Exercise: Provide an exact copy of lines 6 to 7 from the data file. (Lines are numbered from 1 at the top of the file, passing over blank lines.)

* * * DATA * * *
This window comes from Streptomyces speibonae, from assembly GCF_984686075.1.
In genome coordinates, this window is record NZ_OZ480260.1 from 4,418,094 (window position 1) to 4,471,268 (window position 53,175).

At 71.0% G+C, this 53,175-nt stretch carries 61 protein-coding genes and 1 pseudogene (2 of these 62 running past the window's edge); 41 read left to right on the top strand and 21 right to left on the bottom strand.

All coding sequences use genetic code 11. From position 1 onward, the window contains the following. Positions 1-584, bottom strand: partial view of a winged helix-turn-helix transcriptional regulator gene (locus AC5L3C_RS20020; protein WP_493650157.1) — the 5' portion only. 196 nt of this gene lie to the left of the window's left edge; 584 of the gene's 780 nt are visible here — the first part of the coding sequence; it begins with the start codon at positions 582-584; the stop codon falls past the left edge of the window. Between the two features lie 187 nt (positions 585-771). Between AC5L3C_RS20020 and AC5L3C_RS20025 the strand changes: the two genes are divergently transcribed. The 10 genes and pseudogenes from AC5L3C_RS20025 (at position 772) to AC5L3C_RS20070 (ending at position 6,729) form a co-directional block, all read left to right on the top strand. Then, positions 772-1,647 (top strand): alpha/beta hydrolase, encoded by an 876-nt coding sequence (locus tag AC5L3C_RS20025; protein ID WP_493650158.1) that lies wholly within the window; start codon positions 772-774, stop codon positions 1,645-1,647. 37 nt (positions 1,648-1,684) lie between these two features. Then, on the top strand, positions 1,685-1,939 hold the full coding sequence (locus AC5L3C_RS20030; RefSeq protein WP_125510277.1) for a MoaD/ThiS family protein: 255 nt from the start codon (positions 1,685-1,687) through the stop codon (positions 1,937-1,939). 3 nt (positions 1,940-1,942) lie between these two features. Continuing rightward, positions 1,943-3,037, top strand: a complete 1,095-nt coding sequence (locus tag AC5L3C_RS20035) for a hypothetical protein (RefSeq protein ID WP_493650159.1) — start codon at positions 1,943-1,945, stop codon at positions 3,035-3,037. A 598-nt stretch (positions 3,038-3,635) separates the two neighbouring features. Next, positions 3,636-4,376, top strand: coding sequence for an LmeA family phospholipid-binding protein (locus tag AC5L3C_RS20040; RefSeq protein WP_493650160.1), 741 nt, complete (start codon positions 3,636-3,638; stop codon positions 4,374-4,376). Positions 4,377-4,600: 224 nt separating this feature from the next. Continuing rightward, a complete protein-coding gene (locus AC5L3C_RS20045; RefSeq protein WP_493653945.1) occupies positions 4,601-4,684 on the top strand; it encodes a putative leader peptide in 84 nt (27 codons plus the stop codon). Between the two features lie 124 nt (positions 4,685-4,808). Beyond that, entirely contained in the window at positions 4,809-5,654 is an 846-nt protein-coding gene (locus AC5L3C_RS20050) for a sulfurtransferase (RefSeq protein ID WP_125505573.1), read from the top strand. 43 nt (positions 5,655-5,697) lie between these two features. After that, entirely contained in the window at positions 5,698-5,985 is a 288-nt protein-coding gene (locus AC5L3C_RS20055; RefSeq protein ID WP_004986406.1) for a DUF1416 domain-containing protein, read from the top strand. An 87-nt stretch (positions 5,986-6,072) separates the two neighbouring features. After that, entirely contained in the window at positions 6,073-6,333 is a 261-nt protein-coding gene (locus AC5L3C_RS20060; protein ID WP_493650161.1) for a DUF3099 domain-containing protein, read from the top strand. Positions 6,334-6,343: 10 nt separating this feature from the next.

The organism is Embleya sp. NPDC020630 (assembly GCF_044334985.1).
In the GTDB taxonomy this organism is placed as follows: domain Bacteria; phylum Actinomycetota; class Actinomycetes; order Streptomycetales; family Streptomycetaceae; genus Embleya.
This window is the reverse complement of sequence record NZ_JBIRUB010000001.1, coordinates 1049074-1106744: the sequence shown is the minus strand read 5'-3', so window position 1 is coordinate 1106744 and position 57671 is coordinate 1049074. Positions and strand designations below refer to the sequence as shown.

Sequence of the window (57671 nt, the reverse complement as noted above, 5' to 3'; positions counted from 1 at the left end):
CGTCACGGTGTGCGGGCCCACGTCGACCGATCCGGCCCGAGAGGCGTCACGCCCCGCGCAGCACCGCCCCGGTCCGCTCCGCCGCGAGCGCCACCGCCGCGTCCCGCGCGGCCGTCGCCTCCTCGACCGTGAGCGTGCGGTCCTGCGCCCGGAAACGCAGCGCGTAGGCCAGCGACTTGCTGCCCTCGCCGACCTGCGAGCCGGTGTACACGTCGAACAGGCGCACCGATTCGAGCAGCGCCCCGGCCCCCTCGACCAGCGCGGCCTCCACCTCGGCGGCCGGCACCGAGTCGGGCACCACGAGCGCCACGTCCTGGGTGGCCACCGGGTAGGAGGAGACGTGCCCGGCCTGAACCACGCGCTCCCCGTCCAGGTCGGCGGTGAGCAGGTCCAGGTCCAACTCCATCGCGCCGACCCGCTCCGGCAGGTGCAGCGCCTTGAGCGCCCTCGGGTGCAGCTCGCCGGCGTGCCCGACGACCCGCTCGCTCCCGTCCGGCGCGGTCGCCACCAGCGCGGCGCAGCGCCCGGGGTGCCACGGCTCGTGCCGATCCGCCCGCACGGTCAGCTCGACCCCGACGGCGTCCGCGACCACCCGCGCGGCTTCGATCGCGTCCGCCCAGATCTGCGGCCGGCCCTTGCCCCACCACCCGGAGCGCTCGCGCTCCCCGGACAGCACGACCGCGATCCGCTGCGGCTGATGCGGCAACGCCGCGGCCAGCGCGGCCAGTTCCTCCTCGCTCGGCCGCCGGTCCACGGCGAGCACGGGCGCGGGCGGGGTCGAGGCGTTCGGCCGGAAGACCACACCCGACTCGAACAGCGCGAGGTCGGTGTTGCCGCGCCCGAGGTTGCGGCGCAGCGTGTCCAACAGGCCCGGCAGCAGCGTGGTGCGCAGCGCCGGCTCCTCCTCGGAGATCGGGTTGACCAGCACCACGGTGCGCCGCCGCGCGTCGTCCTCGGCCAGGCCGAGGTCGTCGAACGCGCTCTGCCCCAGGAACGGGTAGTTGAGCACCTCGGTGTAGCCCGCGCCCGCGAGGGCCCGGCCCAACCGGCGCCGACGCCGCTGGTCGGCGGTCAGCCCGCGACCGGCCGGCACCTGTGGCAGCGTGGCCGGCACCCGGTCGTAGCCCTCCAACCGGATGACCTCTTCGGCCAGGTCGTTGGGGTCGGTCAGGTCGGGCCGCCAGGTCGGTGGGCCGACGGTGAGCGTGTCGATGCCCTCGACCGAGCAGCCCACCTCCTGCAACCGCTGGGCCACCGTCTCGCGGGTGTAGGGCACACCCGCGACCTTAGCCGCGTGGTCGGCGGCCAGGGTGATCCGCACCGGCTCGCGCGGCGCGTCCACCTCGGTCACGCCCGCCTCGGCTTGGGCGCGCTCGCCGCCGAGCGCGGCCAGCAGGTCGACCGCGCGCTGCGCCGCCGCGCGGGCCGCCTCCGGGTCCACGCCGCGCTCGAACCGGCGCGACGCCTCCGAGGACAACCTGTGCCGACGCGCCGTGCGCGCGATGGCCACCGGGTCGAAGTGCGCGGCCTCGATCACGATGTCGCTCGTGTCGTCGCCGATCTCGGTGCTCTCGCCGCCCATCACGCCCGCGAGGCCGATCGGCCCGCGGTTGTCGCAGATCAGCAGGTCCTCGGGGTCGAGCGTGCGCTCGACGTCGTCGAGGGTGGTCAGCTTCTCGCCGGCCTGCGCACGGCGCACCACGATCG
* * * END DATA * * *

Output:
In the GTDB taxonomy this organism is placed as follows: domain Bacteria; phylum Actinomycetota; class Actinomycetes; order Streptomycetales; family Streptomycetaceae; genus Embleya.
This window is the reverse complement of sequence record NZ_JBIRUB010000001.1, coordinates 1049074-1106744: the sequence shown is the minus strand read 5'-3', so window position 1 is coordinate 1106744 and position 57671 is coordinate 1049074. Positions and strand designations below refer to the sequence as shown.